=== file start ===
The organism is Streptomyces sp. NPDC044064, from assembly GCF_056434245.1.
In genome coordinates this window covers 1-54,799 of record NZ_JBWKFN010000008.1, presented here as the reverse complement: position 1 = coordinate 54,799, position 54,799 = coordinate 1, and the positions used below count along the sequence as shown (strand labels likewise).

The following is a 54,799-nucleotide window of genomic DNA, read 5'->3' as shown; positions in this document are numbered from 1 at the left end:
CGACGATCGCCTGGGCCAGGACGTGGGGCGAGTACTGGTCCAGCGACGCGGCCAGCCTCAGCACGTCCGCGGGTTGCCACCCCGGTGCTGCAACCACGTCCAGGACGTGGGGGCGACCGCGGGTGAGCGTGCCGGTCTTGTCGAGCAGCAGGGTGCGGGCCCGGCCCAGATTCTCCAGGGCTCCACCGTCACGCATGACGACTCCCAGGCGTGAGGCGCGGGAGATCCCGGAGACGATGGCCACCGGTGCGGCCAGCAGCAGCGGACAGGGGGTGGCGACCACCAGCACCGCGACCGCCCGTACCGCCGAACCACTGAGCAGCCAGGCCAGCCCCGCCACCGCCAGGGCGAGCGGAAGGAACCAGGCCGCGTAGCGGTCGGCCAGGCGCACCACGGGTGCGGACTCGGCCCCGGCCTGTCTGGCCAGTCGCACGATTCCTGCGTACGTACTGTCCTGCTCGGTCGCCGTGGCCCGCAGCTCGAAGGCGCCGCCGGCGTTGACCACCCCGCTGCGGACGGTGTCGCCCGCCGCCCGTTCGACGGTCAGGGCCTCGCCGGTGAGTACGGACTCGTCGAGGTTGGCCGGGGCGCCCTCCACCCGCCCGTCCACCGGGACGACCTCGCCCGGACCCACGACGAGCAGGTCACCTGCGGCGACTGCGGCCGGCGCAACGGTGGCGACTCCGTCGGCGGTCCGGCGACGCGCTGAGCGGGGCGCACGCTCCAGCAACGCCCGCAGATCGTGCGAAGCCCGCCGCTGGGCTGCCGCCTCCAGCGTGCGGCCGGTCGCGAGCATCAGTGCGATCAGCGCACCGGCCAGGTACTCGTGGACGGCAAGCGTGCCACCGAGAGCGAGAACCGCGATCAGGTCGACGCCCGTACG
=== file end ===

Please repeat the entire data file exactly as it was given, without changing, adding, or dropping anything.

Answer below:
The organism is Streptomyces sp. NPDC044064, from assembly GCF_056434245.1.
In genome coordinates this window covers 1-54,799 of record NZ_JBWKFN010000008.1, presented here as the reverse complement: position 1 = coordinate 54,799, position 54,799 = coordinate 1, and the positions used below count along the sequence as shown (strand labels likewise).

The following is a 54,799-nucleotide window of genomic DNA, read 5'->3' as shown; positions in this document are numbered from 1 at the left end:
CGACGATCGCCTGGGCCAGGACGTGGGGCGAGTACTGGTCCAGCGACGCGGCCAGCCTCAGCACGTCCGCGGGTTGCCACCCCGGTGCTGCAACCACGTCCAGGACGTGGGGGCGACCGCGGGTGAGCGTGCCGGTCTTGTCGAGCAGCAGGGTGCGGGCCCGGCCCAGATTCTCCAGGGCTCCACCGTCACGCATGACGACTCCCAGGCGTGAGGCGCGGGAGATCCCGGAGACGATGGCCACCGGTGCGGCCAGCAGCAGCGGACAGGGGGTGGCGACCACCAGCACCGCGACCGCCCGTACCGCCGAACCACTGAGCAGCCAGGCCAGCCCCGCCACCGCCAGGGCGAGCGGAAGGAACCAGGCCGCGTAGCGGTCGGCCAGGCGCACCACGGGTGCGGACTCGGCCCCGGCCTGTCTGGCCAGTCGCACGATTCCTGCGTACGTACTGTCCTGCTCGGTCGCCGTGGCCCGCAGCTCGAAGGCGCCGCCGGCGTTGACCACCCCGCTGCGGACGGTGTCGCCCGCCGCCCGTTCGACGGTCAGGGCCTCGCCGGTGAGTACGGACTCGTCGAGGTTGGCCGGGGCGCCCTCCACCCGCCCGTCCACCGGGACGACCTCGCCCGGACCCACGACGAGCAGGTCACCTGCGGCGACTGCGGCCGGCGCAACGGTGGCGACTCCGTCGGCGGTCCGGCGACGCGCTGAGCGGGGCGCACGCTCCAGCAACGCCCGCAGATCGTGCGAAGCCCGCCGCTGGGCTGCCGCCTCCAGCGTGCGGCCGGTCGCGAGCATCAGTGCGATCAGCGCACCGGCCAGGTACTCGTGGACGGCAAGCGTGCCACCGAGAGCGAGAACCGCGATCAGGTCGACGCCCGTACG